Fahr’s syndrome is a rare brain disorder that occurs when calcium accumulates in parts of the brain that control movement. This can lead to headaches, seizures, and conditions such as dementia.
Fahr’s syndrome refers to a rare brain disorder that can occur when a person inherits certain gene alterations. Atypical amounts of calcium can gather in the parts of the brain responsible for movement.
This can result in a variety of symptoms, such as headaches and seizures, and may result in conditions such as dementia, depression, and anxiety. There is currently no cure for Fahr’s syndrome, so a doctor typically focuses on treating symptoms to help manage the condition.
In this article, we will discuss the causes, symptoms, and treatment of Fahr’s syndrome alongside the difference between Fahr’s disease.
Fahr’s syndrome is a
Therefore, when a person has Fahr’s syndrome, they may experience movement impairments. This can include stiffness of the limbs, muscle rigidity, and a deterioration of motor functions such as standing and sitting, speech, and tremors.
Fahr’s syndrome can occur when a person inherits certain gene variations from their biological parents. However, they do not always inherit the condition — it can also occur due to an underlying condition or may appear sporadically.
Vs. Fahr’s disease
Fahr’s syndrome and Fahr’s disease typically present with similar symptoms. However, there are some
Fahr’s syndrome involves calcium deposits occurring in the basal ganglia due to another underlying condition. As such, health experts may refer to Fahr’s syndrome as secondary basal ganglia calcification. It may occur between the ages of 30 and 40 years.
Fahr’s disease refers to when calcium deposits occur in the basal ganglia without an underlying condition or cause. It may occur between the ages of 40 and 60 years.
Potential factors that can lead to the development of Fahr’s syndrome
- the brain producing too much calcium
- issues with the blood-brain barrier, which helps control brain function
- the presence of an underlying autoimmune disease that affects the thyroid gland
- high levels of copper, zinc, magnesium, and iron in the basal ganglia
- issues with the body metabolizing calcium and phosphorus
- infections that affect the brain, such as AIDS, brucellosis, and toxoplasmosis
- exposure to toxins such as carbon monoxide
- autoimmune conditions such as lupus
Fahr’s syndrome can affect the areas of the brain that control movement, such as the basal ganglia. Therefore, a person may experience symptoms that impair or change movement. Individuals may also experience behavioral changes or develop mental health conditions.
Symptoms of Fahr’s syndrome
- a deterioration of motor functions
- slurring of speech
- stiffness of the limbs
- muscle weakness
- sudden jerky or writhing movements
- issues with vision
- depression and anxiety
- behavioral changes
There are also several symptoms of Fahr’s syndrome that may be similar to those of Parkinson’s disease, such as muscle rigidity, tremors, and shuffling when walking.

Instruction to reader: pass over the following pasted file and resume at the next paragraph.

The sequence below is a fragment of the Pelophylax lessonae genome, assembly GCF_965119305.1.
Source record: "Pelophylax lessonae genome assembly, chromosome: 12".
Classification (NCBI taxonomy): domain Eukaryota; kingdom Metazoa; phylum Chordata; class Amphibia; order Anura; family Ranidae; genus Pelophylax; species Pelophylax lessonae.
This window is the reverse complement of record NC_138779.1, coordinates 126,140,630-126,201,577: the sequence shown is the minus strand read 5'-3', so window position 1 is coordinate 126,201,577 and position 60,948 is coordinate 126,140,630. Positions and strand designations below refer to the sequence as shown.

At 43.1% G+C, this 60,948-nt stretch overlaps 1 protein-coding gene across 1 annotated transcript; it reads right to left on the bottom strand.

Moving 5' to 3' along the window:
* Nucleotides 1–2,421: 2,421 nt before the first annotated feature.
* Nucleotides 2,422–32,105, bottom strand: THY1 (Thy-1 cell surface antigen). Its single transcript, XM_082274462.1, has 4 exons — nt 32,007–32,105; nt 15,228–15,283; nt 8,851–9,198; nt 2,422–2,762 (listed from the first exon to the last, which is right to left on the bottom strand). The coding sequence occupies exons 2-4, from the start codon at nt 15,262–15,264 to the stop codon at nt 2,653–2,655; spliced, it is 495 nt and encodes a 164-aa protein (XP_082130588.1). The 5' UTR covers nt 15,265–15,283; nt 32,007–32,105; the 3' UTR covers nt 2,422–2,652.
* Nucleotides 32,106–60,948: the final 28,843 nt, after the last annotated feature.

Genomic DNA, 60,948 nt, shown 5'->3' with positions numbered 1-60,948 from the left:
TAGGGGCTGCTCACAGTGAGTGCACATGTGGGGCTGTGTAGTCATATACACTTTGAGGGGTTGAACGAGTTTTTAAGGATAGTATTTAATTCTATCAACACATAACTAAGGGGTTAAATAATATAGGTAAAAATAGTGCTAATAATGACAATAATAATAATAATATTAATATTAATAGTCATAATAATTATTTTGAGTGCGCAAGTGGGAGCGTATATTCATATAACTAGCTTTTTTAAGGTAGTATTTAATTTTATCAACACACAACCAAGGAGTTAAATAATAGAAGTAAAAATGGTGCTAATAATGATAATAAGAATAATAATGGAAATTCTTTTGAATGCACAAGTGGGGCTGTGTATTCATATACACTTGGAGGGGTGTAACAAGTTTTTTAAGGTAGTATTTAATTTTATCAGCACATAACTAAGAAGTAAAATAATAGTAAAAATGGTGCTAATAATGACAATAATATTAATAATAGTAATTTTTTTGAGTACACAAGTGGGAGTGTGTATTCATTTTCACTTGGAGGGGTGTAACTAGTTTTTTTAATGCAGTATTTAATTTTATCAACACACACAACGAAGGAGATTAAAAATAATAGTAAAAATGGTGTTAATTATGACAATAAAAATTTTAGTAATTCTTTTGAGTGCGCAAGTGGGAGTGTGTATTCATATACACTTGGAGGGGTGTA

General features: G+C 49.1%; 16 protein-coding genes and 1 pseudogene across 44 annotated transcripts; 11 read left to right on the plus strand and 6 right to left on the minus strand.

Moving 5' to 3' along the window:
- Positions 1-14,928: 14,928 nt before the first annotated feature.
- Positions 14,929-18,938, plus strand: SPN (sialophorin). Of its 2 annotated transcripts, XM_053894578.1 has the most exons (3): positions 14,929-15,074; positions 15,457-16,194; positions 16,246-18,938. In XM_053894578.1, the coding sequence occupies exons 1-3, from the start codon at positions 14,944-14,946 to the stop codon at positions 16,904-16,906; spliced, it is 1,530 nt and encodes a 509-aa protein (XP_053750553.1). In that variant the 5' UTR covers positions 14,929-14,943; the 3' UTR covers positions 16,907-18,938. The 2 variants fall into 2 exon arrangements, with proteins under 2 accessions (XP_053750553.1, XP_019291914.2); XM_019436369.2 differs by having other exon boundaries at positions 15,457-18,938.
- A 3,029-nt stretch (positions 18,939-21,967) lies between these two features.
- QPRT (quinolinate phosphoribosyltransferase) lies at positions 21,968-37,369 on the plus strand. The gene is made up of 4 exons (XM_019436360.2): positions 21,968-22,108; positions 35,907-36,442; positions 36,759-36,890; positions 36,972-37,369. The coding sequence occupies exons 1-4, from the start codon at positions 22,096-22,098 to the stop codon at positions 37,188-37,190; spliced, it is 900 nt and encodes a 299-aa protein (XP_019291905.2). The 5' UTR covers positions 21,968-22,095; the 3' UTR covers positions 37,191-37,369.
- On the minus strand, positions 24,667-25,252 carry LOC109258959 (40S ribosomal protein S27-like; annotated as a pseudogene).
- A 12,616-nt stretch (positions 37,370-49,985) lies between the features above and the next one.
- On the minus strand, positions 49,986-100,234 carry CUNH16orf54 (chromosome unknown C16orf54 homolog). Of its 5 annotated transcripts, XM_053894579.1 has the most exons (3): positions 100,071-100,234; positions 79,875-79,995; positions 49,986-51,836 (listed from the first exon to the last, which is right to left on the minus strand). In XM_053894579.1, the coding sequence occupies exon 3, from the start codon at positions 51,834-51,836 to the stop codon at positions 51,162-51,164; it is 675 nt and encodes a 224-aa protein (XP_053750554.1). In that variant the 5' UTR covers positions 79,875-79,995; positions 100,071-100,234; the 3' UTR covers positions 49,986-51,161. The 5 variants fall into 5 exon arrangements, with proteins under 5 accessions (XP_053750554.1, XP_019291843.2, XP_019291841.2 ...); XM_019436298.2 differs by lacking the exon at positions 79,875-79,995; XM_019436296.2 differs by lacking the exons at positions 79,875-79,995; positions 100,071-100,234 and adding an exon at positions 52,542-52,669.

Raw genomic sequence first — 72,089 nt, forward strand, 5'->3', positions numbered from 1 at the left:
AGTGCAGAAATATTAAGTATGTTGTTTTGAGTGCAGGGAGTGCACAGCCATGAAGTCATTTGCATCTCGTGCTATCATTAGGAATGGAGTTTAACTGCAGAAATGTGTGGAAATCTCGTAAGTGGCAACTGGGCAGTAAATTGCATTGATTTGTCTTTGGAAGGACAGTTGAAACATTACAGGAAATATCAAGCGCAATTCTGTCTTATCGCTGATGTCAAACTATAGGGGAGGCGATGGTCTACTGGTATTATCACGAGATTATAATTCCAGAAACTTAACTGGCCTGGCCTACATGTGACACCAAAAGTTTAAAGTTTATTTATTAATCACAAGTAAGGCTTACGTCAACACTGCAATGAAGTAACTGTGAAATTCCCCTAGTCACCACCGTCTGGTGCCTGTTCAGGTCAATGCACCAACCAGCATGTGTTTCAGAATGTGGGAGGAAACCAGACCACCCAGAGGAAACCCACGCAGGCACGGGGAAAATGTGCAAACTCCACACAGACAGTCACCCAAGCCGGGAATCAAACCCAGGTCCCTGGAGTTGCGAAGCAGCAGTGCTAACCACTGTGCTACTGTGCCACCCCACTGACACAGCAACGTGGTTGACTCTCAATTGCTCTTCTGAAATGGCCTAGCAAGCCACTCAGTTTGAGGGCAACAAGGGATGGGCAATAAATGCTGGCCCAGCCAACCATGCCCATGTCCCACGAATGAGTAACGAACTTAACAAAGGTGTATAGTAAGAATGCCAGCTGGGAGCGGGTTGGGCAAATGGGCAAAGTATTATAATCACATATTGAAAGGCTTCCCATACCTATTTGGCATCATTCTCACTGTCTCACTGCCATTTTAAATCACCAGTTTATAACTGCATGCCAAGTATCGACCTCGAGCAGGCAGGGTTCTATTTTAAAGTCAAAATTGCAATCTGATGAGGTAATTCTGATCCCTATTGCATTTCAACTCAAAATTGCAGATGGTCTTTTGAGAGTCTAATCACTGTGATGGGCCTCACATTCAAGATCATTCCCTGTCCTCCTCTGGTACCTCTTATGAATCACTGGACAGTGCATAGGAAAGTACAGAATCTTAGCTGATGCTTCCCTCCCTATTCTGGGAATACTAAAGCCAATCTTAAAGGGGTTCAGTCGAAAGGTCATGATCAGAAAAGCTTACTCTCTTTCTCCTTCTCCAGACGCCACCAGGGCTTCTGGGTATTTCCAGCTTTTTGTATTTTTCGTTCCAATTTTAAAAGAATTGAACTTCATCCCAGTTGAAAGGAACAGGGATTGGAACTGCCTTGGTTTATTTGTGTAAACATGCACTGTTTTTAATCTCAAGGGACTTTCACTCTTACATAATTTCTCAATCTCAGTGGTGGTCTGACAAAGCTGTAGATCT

To diagnose Fahr’s syndrome, a doctor may take a full medical history and carry out a physical examination. They may also ask a person about their family history. This is because someone can inherit gene variations that can lead to Fahr’s syndrome.
A doctor may need to carry out further tests to confirm a diagnosis. Some of these
- an imaging scan, such as an MRI or CT scan, to identify calcium in the basal ganglia
- blood and urine samples to test metal and toxin levels
- genetic testing to determine if certain gene alterations may be present
- testing for underlying conditions such as autoimmune conditions that relate to the thyroid gland
There is currently no cure for Fahr’s syndrome. However, several treatments may help relieve some of the symptoms. Some of these
- pain relief for headaches
- antiseizure medications for seizures
- antidepressants such as selective serotonin reuptake inhibitors for depression and anxiety
- neuroleptic medications to help with movement disorders
- gentle exercise and stretching
- muscle strengthening exercises
- exercises to improve posture and balance
- physical therapy
- alternative therapies such as deep tissue massage, relaxation techniques, and sensory stimulation
Fahr’s syndrome is a rare brain disorder that can occur due to an atypical amount of calcium buildup in the parts of the brain that control movement. A person may inherit gene variations that can increase the likelihood of Fahr’s syndrome. However, the condition may also develop due to an underlying condition or occur sporadically.
A person with Fahr’s syndrome may experience issues with movement, such as deterioration of motor functions, stiffness of limbs, muscle rigidity, and tremors. Other symptoms can include headaches, seizures, and slurring of speech. A person with Fahr’s syndrome may develop mental health conditions such as depression or anxiety. It can also lead to conditions such as dementia.
To diagnose Fahr’s syndrome, a doctor may take a full medical history and family history, carry out a physical exam, perform imaging tests, and take blood and urine samples for laboratory tests. There is currently no cure for Fahr’s syndrome, so treatment typically focuses on relieving symptoms. These measures can include pain relief, medications for seizures, exercise, stretching, and alternative therapies.